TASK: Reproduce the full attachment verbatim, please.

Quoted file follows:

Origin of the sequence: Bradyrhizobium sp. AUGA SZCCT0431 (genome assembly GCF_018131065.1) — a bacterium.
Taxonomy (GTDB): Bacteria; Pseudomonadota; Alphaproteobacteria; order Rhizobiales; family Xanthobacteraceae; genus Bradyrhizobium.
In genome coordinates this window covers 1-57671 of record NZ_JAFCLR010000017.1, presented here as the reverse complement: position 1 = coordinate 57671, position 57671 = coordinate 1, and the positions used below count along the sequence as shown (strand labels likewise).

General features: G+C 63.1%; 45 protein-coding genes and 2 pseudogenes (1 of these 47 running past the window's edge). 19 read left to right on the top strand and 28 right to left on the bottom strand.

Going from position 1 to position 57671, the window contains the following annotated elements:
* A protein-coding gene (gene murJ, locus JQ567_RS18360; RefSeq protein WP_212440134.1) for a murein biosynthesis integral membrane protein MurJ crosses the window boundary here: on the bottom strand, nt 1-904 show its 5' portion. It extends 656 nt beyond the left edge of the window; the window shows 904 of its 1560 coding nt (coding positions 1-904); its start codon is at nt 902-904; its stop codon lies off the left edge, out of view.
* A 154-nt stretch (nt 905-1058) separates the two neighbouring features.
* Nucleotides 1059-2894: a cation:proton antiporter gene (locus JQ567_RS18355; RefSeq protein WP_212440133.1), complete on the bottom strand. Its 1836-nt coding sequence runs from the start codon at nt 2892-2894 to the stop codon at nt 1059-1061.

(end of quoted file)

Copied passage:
Origin of the sequence: Bradyrhizobium sp. AUGA SZCCT0431 (genome assembly GCF_018131065.1) — a bacterium.
Taxonomy (GTDB): Bacteria; Pseudomonadota; Alphaproteobacteria; order Rhizobiales; family Xanthobacteraceae; genus Bradyrhizobium.
In genome coordinates this window covers 1-57671 of record NZ_JAFCLR010000017.1, presented here as the reverse complement: position 1 = coordinate 57671, position 57671 = coordinate 1, and the positions used below count along the sequence as shown (strand labels likewise).

General features: G+C 63.1%; 45 protein-coding genes and 2 pseudogenes (1 of these 47 running past the window's edge). 19 read left to right on the top strand and 28 right to left on the bottom strand.

Going from position 1 to position 57671, the window contains the following annotated elements:
* A protein-coding gene (gene murJ, locus JQ567_RS18360; RefSeq protein WP_212440134.1) for a murein biosynthesis integral membrane protein MurJ crosses the window boundary here: on the bottom strand, nt 1-904 show its 5' portion. It extends 656 nt beyond the left edge of the window; the window shows 904 of its 1560 coding nt (coding positions 1-904); its start codon is at nt 902-904; its stop codon lies off the left edge, out of view.
* A 154-nt stretch (nt 905-1058) separates the two neighbouring features.
* Nucleotides 1059-2894: a cation:proton antiporter gene (locus JQ567_RS18355; RefSeq protein WP_212440133.1), complete on the bottom strand. Its 1836-nt coding sequence runs from the start codon at nt 2892-2894 to the stop codon at nt 1059-1061.